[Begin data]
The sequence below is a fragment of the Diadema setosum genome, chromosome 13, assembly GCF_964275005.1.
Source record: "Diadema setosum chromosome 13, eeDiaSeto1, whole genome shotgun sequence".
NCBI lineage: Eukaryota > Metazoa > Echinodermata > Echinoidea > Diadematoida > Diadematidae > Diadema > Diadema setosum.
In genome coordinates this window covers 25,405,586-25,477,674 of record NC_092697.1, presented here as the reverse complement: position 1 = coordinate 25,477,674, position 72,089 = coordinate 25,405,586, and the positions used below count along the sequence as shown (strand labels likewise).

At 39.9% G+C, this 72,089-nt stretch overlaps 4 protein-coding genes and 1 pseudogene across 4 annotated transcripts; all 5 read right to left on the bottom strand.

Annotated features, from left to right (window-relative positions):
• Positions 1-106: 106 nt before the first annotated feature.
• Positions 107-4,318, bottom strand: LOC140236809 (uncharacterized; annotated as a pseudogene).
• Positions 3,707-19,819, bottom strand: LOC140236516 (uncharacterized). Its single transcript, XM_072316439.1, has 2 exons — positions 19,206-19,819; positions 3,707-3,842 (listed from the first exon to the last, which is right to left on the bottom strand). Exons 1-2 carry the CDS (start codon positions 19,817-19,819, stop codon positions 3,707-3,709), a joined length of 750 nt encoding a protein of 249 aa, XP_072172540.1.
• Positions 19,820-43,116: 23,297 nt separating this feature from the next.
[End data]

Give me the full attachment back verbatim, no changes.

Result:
The sequence below is a fragment of the Diadema setosum genome, chromosome 13, assembly GCF_964275005.1.
Source record: "Diadema setosum chromosome 13, eeDiaSeto1, whole genome shotgun sequence".
NCBI lineage: Eukaryota > Metazoa > Echinodermata > Echinoidea > Diadematoida > Diadematidae > Diadema > Diadema setosum.
In genome coordinates this window covers 25,405,586-25,477,674 of record NC_092697.1, presented here as the reverse complement: position 1 = coordinate 25,477,674, position 72,089 = coordinate 25,405,586, and the positions used below count along the sequence as shown (strand labels likewise).

At 39.9% G+C, this 72,089-nt stretch overlaps 4 protein-coding genes and 1 pseudogene across 4 annotated transcripts; all 5 read right to left on the bottom strand.

Annotated features, from left to right (window-relative positions):
• Positions 1-106: 106 nt before the first annotated feature.
• Positions 107-4,318, bottom strand: LOC140236809 (uncharacterized; annotated as a pseudogene).
• Positions 3,707-19,819, bottom strand: LOC140236516 (uncharacterized). Its single transcript, XM_072316439.1, has 2 exons — positions 19,206-19,819; positions 3,707-3,842 (listed from the first exon to the last, which is right to left on the bottom strand). Exons 1-2 carry the CDS (start codon positions 19,817-19,819, stop codon positions 3,707-3,709), a joined length of 750 nt encoding a protein of 249 aa, XP_072172540.1.
• Positions 19,820-43,116: 23,297 nt separating this feature from the next.